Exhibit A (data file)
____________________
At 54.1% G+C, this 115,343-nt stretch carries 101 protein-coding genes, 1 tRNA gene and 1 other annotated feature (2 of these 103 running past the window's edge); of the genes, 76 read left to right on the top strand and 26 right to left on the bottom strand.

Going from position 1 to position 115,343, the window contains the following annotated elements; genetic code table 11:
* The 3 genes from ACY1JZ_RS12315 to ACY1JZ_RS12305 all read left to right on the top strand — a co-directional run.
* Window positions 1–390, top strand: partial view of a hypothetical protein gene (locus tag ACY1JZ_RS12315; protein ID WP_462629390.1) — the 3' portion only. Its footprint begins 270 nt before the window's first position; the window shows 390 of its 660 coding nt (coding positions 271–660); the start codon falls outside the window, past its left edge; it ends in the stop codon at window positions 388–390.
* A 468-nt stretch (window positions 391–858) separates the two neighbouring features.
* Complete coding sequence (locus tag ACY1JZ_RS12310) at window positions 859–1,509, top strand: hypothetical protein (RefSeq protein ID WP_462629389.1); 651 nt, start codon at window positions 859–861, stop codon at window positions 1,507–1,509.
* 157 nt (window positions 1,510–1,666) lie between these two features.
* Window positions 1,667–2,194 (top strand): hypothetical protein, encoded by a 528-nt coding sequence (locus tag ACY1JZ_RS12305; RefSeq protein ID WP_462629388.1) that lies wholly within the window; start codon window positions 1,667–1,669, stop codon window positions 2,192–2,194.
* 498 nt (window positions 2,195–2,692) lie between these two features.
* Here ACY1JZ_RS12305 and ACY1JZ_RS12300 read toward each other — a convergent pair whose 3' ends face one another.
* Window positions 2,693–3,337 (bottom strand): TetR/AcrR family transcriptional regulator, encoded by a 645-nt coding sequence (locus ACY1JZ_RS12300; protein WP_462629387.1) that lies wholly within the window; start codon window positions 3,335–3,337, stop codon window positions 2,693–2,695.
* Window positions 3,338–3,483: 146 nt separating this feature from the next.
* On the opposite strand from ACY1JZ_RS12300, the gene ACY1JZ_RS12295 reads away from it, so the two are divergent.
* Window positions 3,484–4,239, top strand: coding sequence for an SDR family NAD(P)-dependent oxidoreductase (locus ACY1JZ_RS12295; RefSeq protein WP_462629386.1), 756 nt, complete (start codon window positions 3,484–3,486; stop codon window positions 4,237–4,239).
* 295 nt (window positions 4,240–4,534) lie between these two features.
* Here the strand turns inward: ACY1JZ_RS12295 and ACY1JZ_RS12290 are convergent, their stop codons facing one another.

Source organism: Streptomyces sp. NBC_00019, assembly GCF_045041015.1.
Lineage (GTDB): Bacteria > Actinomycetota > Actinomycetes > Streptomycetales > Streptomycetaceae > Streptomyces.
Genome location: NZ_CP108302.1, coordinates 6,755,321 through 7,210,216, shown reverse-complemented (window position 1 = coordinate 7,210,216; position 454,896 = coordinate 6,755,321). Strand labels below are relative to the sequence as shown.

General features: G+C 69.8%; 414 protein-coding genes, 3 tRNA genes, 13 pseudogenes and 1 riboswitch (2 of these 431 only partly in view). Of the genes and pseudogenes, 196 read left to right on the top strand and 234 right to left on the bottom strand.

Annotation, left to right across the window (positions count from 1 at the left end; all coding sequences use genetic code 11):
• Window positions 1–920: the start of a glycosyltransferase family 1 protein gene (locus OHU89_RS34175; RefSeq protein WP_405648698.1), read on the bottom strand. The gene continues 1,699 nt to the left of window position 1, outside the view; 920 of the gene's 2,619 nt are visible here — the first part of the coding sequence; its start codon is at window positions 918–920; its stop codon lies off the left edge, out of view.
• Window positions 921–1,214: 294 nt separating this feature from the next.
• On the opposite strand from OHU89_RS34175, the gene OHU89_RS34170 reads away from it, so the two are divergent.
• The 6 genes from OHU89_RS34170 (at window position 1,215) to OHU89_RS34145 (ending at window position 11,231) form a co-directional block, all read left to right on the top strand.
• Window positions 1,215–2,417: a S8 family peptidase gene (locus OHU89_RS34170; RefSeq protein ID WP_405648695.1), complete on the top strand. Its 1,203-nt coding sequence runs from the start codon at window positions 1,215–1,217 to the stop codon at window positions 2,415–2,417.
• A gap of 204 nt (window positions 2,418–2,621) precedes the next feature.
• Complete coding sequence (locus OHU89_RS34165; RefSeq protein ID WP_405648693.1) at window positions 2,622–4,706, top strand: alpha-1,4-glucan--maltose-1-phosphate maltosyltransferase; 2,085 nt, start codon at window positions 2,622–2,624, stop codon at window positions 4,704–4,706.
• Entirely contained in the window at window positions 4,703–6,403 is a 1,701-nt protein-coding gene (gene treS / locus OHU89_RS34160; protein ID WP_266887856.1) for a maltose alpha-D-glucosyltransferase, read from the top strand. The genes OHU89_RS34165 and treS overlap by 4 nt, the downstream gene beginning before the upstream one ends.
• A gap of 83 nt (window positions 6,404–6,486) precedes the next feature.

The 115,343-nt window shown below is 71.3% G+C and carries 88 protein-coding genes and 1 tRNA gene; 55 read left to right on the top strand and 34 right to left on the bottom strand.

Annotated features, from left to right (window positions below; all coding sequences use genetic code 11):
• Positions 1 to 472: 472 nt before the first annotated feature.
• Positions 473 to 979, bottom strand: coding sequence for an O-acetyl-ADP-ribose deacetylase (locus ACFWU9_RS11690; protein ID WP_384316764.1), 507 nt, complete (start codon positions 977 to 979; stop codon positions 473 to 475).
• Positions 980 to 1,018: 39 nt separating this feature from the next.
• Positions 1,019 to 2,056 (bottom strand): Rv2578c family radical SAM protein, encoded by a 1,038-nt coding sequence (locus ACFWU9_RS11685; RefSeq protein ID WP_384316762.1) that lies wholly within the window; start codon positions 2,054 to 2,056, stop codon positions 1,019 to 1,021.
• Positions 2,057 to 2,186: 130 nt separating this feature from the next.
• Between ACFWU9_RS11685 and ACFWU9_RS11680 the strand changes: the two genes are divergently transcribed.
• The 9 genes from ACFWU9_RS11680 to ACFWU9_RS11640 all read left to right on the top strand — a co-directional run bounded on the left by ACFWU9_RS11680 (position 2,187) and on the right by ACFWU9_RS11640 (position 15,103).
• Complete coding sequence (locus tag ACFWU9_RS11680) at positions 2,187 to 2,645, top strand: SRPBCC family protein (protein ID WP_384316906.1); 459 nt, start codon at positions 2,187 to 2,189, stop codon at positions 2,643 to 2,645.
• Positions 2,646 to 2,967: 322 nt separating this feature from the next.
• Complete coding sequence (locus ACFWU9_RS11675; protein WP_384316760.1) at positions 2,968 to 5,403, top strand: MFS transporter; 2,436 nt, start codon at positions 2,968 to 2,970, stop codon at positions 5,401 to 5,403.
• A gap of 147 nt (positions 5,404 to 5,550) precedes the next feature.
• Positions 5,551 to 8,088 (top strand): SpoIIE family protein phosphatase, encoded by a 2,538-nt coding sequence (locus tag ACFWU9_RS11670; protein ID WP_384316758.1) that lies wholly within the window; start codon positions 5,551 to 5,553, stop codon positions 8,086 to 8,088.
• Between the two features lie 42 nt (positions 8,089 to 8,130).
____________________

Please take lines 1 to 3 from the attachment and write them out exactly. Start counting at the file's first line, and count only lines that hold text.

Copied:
At 54.1% G+C, this 115,343-nt stretch carries 101 protein-coding genes, 1 tRNA gene and 1 other annotated feature (2 of these 103 running past the window's edge); of the genes, 76 read left to right on the top strand and 26 right to left on the bottom strand.

Going from position 1 to position 115,343, the window contains the following annotated elements; genetic code table 11:
* The 3 genes from ACY1JZ_RS12315 to ACY1JZ_RS12305 all read left to right on the top strand — a co-directional run.